sociated Charities.
At the Calvary Baptist Church last
evening at 7 oclock the Teachers' Bi
ble Club devoted its entire meeting to
considering plans of active co-operation
with the Associated Charities and with the
public playground movement which has
grown out of the Associated Charities"
work. Gen. William S. Shallenberger pre
sided and several members of the Bible
Club delivered brief addresses. Mrs. Wil
liam H. Hoeke, Mr. Kimball and Mr. P. H.
Bristow were among the speakers who rep
resented various departments of the Cal
vary Sunday school, and told what they
thought the Sunday school might do to as
sist the work of Friendly Visitors and Sav
ings Collectors In connection with the Asso
ciated Charities, and to provide personal
supervision for the public playgrounds at
North Capitol and L streets northwest, In
which Calvary Baptist Churoh. together
with several other church organizations, is
taking an especial interest.
The general secretary of the Associated
Charities, Mr. Charles F. Weller, was caHed
upon to explain the work of the association
and the needs for volunteer personal serv
ice among 3,500 families with whom the as
sociation has to deal each year. He ex
plained in detail how Friendly Visitors and
Savings Collectors are introduced to the
families whom they seek to befriend, and
carefully guided in all their personal work.
Mr. Cuno H. Rudolph, chairman of the spe
cial public playgrounds committee, also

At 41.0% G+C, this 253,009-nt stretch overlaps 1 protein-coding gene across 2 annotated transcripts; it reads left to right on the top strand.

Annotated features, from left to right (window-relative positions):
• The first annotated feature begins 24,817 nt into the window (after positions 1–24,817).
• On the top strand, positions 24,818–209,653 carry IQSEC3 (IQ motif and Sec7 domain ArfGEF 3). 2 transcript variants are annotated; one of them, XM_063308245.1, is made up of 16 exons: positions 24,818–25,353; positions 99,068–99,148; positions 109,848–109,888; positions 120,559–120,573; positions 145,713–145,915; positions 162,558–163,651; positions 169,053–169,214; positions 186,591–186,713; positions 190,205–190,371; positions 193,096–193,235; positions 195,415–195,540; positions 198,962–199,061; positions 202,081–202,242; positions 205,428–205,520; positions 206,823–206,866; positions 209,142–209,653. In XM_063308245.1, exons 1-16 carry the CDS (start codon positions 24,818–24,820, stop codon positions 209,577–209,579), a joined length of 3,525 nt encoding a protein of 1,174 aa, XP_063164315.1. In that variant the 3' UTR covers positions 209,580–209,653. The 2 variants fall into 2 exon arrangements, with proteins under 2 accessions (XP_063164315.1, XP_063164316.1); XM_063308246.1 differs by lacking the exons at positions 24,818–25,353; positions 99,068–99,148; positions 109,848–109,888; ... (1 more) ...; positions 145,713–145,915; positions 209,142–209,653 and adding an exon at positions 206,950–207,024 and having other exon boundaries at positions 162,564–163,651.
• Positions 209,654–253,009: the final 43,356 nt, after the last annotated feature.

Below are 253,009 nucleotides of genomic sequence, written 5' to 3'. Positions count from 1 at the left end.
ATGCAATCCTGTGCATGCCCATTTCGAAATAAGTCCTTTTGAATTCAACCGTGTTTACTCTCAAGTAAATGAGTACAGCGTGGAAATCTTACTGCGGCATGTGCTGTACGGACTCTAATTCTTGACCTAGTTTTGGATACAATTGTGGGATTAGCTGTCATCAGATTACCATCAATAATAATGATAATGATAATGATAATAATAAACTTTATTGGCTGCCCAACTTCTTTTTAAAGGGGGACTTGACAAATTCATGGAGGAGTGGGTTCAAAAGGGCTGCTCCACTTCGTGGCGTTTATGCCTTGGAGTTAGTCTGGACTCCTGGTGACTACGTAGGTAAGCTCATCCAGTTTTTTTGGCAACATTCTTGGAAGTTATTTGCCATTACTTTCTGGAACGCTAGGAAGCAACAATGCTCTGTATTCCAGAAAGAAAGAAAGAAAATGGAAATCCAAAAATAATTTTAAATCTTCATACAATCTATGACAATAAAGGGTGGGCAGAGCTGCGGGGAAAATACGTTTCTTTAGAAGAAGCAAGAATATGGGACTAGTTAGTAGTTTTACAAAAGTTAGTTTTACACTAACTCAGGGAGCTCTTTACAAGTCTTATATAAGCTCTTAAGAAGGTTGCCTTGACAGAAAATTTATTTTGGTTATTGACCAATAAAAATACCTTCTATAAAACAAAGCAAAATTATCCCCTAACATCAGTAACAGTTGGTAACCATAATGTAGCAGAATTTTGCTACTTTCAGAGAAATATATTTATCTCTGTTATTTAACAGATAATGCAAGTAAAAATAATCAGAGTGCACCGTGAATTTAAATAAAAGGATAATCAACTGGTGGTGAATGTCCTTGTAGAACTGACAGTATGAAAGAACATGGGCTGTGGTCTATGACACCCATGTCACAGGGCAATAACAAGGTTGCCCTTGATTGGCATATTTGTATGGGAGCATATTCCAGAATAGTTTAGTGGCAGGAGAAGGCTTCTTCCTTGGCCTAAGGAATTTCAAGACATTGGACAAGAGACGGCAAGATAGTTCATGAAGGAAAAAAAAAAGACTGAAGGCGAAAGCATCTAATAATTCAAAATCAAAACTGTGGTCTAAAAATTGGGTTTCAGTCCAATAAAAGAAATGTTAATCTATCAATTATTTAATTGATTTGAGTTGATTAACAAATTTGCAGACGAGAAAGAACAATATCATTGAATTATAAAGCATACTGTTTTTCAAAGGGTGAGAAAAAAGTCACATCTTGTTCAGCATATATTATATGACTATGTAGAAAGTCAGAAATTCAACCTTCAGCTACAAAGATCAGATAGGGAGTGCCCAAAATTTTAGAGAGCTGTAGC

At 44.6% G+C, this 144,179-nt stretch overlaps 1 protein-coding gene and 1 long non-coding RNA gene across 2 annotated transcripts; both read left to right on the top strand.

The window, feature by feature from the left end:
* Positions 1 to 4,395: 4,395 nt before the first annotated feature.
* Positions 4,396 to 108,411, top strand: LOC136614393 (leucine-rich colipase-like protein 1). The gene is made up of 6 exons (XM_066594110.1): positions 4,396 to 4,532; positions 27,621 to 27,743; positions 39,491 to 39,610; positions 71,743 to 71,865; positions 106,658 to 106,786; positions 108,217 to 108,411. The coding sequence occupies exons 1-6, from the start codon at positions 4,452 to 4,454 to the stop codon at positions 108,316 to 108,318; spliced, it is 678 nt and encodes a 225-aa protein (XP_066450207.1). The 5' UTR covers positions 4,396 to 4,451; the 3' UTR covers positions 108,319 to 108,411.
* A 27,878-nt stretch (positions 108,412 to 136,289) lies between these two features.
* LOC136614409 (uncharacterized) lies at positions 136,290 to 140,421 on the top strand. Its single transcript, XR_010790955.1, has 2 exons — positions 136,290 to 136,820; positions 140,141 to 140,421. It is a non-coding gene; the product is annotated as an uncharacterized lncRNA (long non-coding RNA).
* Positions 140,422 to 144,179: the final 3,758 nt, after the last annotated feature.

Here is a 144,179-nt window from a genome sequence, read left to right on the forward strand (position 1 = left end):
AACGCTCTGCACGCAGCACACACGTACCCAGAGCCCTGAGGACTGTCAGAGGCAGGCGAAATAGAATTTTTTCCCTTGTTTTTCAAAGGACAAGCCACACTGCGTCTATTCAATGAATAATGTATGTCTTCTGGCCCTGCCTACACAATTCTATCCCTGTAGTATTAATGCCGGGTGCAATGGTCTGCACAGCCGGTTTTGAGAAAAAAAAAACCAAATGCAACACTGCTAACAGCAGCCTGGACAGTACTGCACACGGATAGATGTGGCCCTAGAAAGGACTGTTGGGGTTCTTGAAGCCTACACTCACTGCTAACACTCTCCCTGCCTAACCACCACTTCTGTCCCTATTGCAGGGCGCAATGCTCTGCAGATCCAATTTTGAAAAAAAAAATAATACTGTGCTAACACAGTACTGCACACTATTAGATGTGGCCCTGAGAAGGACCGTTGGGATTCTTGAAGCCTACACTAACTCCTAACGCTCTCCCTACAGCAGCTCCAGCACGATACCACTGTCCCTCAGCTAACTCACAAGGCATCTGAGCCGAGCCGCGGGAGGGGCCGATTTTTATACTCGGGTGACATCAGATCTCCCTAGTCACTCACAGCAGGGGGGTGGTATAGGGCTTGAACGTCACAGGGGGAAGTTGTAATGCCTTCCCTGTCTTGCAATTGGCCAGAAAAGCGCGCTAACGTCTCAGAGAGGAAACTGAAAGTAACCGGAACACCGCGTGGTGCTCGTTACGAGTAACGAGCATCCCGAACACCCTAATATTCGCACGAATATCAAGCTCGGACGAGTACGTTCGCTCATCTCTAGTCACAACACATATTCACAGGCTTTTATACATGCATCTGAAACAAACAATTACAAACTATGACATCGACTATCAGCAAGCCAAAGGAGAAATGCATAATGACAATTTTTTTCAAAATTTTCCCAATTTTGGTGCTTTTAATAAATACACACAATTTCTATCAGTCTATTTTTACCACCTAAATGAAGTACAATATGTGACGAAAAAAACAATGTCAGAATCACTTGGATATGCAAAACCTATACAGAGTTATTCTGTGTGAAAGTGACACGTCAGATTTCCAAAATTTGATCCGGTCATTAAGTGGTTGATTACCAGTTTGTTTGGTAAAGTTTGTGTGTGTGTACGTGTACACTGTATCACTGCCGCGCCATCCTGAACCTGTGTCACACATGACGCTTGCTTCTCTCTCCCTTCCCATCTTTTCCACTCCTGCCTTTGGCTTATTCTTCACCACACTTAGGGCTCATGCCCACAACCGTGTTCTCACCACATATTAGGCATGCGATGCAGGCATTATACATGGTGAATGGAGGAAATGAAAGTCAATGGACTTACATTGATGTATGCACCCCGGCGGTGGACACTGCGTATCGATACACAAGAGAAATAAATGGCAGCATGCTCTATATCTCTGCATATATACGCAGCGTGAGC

addressed the meeting, explaining that the
chief need of the playground at North Cap
itol and L streets northwest, was for a paid
caretaker, who would organize basket ball
teams and base ball teams, and various
other forme of play as well as to see to It
that good order Is preserved and a bene
ficial Influence exerted by all the activities
of the playground.
In conclusion, Gen. Shallenberger an
nounced that next Sunday will be the rally
day of the Sunday school, when a special
collection will be taken for these lines or
philanthropic work and an effort made to
inaugurate what might be called a "City
Sunshine" movement, whose purpose would
be to bring cheer and wholesome Influences
Into the homes where such are needed,
without any thought of sectarianism or any
efTort to promote the interests of Calvary
Baptist Church, and without any selfish
motives upon -the part of the volunteer
workers who may be enlisted from the vari
ous departments of the Sunday school.
enters plea of guilty.
Charles Contee Fined $800 for Con
ducting Unlicensed Bar.
Charles Contee, a colored resident of
Nallor's alley, who has been In the work
house since the latter part of August await
ing a jury trial on a charge of conducting